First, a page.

Once formatory mind receives enough of an impression, it assumes that it knows what it is viewing and therefore categorizes/labels the impression as 'X'. When our formatory mind assumes that it knows what the category is for the next impression, it never sees, hears nor takes in any incoming aspect of the subsequent impressions.
Believe it or not, you can read this.
I cdnuolt blveiee taht I cluod aulacity uesdnatnrd waht I was rdanieg. The phaonmneal pweor of the [formatory] hamun mnid. Aoccdrnig to a rscheearch at Cmabrigde Uinervtisy, it deosn't mttaer in waht oderr the ltteers in a wrod are, the olny iprmoatnt tnihg is taht the frist and lsat ltteer be in the rghit pclae. The rset can be a taotl mses and you can slitl raed ervey lteter wouthit a porbelm. Tihs is bcuseae the hmuan mnid deos not raed ervey lteter by istlef, but the wrod as a wlohe. Amzanig and I awlyas thhougt slpeling was ipmorantt.
Not only does our formatory nature transfer similar incoming impressions into its already, preordained categories, however undigested, our formatory mind becomes deaf, dumb and blind towards any incoming new impressions which may contradict the previously assumed position. As a result, the more we are convinced of our own innate intelligence, the less we become able to learn.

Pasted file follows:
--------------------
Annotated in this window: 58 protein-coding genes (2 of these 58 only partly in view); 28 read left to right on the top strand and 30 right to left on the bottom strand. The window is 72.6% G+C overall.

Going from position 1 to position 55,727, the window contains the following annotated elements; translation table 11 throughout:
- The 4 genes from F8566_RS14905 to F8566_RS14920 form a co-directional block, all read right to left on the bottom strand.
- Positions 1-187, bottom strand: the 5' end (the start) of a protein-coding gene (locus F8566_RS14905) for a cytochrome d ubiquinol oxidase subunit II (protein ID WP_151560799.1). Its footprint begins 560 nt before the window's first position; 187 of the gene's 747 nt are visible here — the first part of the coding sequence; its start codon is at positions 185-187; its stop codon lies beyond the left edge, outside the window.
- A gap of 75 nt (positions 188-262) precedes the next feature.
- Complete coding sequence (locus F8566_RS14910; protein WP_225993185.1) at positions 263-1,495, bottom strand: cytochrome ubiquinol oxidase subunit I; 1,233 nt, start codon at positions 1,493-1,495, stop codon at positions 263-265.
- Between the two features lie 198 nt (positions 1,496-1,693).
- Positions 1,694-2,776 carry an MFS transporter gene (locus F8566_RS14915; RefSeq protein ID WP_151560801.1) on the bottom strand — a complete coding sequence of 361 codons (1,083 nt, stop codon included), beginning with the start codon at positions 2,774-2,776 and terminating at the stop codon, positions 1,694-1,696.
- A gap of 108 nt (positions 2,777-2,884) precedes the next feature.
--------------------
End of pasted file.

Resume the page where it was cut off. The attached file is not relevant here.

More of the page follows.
There is an endless false personality/personality battle between human beings. Individuals experience themselves as being awake and aware of all that is occurring around them, but because we remain asleep, we do not notice that we automatically discount or dismiss what someone else has to say. As this ego-battle rages throughout the quest for status/hierarchy, people do not observe their endless struggle to establish a fallacious sense of status for themselves.
Nothing halts the incessant ramblings of personality quite like the realization that there was more than one truth to a situation. The hubris of personality is put to the test when we realize that someone else might be just as correct, or profound and yet still manage not to agree with one's own point of view.
It is easy to distinguish between personality and Work consciousness. For the ego, it is: "If I am right, then you must be wrong," versus the Work principle that we are both right as well as being both wrong. For the ego, "If I know what I am talking about, then you make no sense," versus the Work point of view that we both know nothing and we can do even less.
Gurdjieff once stated, "Internal consider never; External consider always." Our egos inner consider automatically, but one thing the personality cannot do automatically is to externally consider. Egos do not know how to get outside of themselves. It takes a fair amount of psychological growth to approach the humble ability of externally considering another's point of view other than one's own.